• Festivals

The OutFronts and the Persistence of Queer Joy

Outfest’s television festival, The OutFronts, opened on Friday, June 3, at the gorgeous 1920s movie palace of the Ace Hotel in downtown Los Angeles. While the security of the event was kept to high standards and every guest was asked to go through a metal detector, once inside a colorful scene revealed itself in jubilee.

The bold, sexy outfits were unique, abiding by no trends, expressing a momentary desire rather than making fashion statements. Double-bun hairstyles, flower-patterned suits, rainbow-colored platforms, and tulle and sequins on slender, petite, or larger-than-life bodies – bodies combining the masculine with the feminine and vice-versa – all made for an astounding array of diversity, one that only an artist like Toulouse-Lautrec could do justice to.

Lingering in the air was a sense of enthusiasm for being back after two years of the pandemic, for having survived, for returning to life. For knowing that the sky is the limit.

In the nearly full room, Executive Director Damien Navarro invited Creator/Exec. Producer Stephen Dunn and Exec. Producer/Writer Jaclyn Moore to the stage to present the world premiere of their new show, Queer as Folk, based on the groundbreaking British TV drama.

The new series is set in New Orleans amidst a small community of queer friends who deal with the aftermath of a mass shooting in a gay club. “We would like to take a moment to say that our hearts go out to the people of Uvalde and to Tulsa, Buffalo, and too many other cities to name,” said Dunn. “But our show is not just about hate crime. Our show is about community and resilience and hope.”

The receptive audience cheered each cast member in the order of appearance on the screen. Even more passionate applause accompanied the crew and cast members as they took their seats on the stage for a Q&A session moderated by queer icon Zackary Drucker, a trans woman dressed in bright pink. She mentioned that, when she was in high school and already identifying as a queer person, she was “dismayed that the [original] show didn’t express any multiplicity of queer identity.” Twenty-plus years later, to witness the first fully diverse trans and queer cast on television felt “vindicating” and “incredible.”



Nevertheless, for the creator, the original show was extremely influential. He used to watch it in his basement as a high schooler, with the volume as low as possible so that his mom would not hear. This time, though, mom was right there, in the audience – a testament to his newfound fortitude and his community’s assertion in the world.

Moore added that the new series was “an opportunity to put the camera on stories that don’t often get told, in particular [on] complicated queer characters.” She lamented the fact that queer and trans people are often “relegated to being a best friend of the beautiful straight sis.”

She proceeded to make an eloquent observation about representation: because queer stories are still predominantly told from the heterosexual point of view, there is fear of “getting in trouble,” of making the politically wrong moves. Subsequently, there’s the overcompensation of creating ideal, saintly LGBTQ characters. “I think our humanity is beyond debate. Therefore, I am much more fascinated in showing queer trans people be complicated and messy, and broken, and lie to each other, and betray … Trans and queer folks should be allowed to be messy and still hold the center of the frame.”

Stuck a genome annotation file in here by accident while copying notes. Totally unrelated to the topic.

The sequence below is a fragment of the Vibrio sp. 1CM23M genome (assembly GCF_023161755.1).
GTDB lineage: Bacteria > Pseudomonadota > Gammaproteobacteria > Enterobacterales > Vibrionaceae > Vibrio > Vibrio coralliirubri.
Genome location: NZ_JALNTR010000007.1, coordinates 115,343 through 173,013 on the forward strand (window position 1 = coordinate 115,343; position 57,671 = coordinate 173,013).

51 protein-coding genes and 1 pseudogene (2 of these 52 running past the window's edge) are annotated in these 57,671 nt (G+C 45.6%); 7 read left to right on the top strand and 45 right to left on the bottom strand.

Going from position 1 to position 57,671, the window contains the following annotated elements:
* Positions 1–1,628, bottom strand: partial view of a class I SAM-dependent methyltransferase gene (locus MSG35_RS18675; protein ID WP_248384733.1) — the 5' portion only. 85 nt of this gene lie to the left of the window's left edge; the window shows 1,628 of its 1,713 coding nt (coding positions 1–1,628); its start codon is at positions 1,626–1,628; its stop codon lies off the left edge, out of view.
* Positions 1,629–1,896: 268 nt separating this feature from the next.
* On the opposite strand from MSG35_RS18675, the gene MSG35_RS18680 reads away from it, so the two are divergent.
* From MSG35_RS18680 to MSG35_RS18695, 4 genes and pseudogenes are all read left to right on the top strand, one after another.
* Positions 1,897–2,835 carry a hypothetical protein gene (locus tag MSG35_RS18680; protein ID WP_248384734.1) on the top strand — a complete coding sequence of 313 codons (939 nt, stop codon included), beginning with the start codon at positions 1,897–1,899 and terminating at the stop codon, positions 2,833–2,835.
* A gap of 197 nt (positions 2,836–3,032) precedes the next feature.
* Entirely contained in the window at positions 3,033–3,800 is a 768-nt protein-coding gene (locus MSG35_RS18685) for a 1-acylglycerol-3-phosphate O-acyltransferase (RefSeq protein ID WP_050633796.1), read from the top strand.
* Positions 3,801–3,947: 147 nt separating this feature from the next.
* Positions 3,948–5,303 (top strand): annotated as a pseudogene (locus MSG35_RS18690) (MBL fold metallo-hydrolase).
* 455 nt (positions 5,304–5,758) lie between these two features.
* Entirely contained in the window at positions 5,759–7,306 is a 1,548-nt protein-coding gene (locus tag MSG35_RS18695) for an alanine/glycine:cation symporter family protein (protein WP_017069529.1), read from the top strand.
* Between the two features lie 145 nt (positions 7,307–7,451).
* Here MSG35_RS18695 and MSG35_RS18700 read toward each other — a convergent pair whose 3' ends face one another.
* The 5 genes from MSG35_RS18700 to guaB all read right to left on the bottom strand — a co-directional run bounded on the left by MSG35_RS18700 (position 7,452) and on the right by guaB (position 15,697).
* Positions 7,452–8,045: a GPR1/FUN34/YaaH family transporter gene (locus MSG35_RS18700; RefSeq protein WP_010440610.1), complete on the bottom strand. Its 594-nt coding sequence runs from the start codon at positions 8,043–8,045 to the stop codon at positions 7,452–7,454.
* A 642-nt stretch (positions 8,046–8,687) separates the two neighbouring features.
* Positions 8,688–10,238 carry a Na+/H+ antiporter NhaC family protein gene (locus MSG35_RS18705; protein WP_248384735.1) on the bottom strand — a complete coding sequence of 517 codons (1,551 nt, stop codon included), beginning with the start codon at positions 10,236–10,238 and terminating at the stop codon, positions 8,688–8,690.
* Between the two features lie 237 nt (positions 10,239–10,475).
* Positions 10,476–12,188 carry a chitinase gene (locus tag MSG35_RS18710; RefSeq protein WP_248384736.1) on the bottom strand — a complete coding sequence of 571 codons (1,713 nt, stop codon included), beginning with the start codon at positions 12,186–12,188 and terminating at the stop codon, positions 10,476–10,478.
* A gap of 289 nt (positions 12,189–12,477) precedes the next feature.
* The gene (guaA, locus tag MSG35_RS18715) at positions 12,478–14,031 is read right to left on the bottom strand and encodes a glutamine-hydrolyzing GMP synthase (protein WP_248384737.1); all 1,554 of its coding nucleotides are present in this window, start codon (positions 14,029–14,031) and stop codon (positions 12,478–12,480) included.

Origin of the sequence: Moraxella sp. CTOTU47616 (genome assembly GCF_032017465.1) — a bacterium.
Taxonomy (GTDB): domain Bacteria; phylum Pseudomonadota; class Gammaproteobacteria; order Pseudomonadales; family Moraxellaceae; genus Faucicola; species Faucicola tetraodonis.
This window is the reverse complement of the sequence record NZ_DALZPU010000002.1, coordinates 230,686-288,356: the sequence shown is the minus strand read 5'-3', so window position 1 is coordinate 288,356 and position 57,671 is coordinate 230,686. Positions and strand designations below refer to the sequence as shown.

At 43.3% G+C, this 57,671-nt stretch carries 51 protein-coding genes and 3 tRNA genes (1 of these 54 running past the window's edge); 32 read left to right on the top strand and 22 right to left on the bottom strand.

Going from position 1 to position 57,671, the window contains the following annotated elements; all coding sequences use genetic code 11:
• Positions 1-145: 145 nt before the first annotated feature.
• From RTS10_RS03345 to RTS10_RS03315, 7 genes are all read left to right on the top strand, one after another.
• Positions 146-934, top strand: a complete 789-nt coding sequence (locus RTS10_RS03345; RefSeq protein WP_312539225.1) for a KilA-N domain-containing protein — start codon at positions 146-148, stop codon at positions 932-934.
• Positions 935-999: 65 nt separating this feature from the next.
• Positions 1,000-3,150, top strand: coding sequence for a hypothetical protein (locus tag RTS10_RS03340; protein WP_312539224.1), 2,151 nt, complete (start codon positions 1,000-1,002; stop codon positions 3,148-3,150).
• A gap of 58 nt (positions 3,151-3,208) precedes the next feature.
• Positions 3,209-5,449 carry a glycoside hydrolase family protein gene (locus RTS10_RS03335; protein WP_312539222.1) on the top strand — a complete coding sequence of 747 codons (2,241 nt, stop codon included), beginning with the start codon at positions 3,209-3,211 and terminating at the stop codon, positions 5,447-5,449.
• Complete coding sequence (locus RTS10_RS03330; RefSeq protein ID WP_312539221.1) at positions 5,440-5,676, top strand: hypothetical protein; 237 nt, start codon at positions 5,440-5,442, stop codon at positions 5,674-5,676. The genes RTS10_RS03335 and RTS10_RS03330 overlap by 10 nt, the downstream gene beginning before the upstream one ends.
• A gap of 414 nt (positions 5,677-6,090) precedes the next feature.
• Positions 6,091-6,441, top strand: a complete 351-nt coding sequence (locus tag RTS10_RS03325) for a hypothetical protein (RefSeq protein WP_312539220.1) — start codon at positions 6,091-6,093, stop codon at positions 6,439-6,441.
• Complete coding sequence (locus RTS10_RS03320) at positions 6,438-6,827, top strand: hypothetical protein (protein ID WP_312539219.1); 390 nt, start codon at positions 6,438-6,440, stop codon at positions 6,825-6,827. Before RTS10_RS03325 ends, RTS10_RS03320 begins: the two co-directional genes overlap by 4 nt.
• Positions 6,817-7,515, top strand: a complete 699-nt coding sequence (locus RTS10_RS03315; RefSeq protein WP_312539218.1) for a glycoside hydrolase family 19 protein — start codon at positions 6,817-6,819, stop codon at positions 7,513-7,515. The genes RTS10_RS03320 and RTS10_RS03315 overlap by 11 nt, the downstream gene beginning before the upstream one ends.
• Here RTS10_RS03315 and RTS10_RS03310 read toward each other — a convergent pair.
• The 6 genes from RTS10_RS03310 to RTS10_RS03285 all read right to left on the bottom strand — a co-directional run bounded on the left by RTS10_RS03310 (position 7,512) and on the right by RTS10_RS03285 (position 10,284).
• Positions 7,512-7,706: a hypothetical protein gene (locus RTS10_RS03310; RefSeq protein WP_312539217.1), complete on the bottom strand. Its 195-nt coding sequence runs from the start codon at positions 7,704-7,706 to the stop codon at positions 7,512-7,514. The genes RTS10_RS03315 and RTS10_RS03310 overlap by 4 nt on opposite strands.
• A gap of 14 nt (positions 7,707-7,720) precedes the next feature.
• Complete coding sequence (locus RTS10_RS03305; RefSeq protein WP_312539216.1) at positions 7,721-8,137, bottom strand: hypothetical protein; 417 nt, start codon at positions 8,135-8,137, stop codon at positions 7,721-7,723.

The theme of being allowed to be “out” fully – not just through the use of the right labels or pronouns, but through the expression of one’s multi-faceted personality – was a recurring theme in this Q&A.

“You play an archetypal chaotic trans woman,” Drucker addressed Jesse James Keitel, whose character grapples with having to adjust to family life with her lesbian partner. “I mean, what’s more chic than a chaotic transsexual?” replied Keitel, eliciting laughter from the audience. “It’s my first dream of a project,” she went on, “allowing a trans person to just be human. Find me a person in this room who is not horribly flawed. So, getting the chance to play a trans person who is deeply flawed and tragically trying her best is a blast!”



Devin Way, who plays Brodie, the handsome protagonist, said that what he took away from this role is the realization that “it doesn’t matter where you are in your queer journey, your journey to self-acceptance… You are [still] loved”.

Johnny Sibilly, who plays Brodie’s ex-lover, also validated the general sentiment: “It was just so nice to have these creators take the time to flesh out our stories and for me to feel, for the first time as an actor, that I could explore all these facets of being a human being… and also get railed on TV!”


The series reaches beyond the queer community in one very significant way: the story is propelled forward by a single traumatic incident that affects all characters, overtly or subliminally. “I hate that the show is as relevant as it is right now,” said Dunn, his voice breaking with emotion. “It’s heartbreaking to hear these stories over and over without any action being taken to prevent them.”

Although the pivotal scene in Queer as Folk is inspired by the Orlando shooting in a gay club six years ago, as well as by the community rebuilding that followed, neither the filmmakers nor the audience could ignore the sad fact that gun violence has repeated itself just a couple of weeks ago, in Uvalde, Texas.

“Our show is about the unstoppable resilience that people have to learn in order to survive in this country,” Dunn declared. For the queer community, resilience means the “radical persistence of joy.”

Here’s how Jaclyn Moore capped it: “Queer joy comes out of queer drama. It’s impossible to be queer or trans in America in 2022 – all the way back in time – and not go through drama. And yet, we find joy, we find each other, we find love, we find moments of hope.”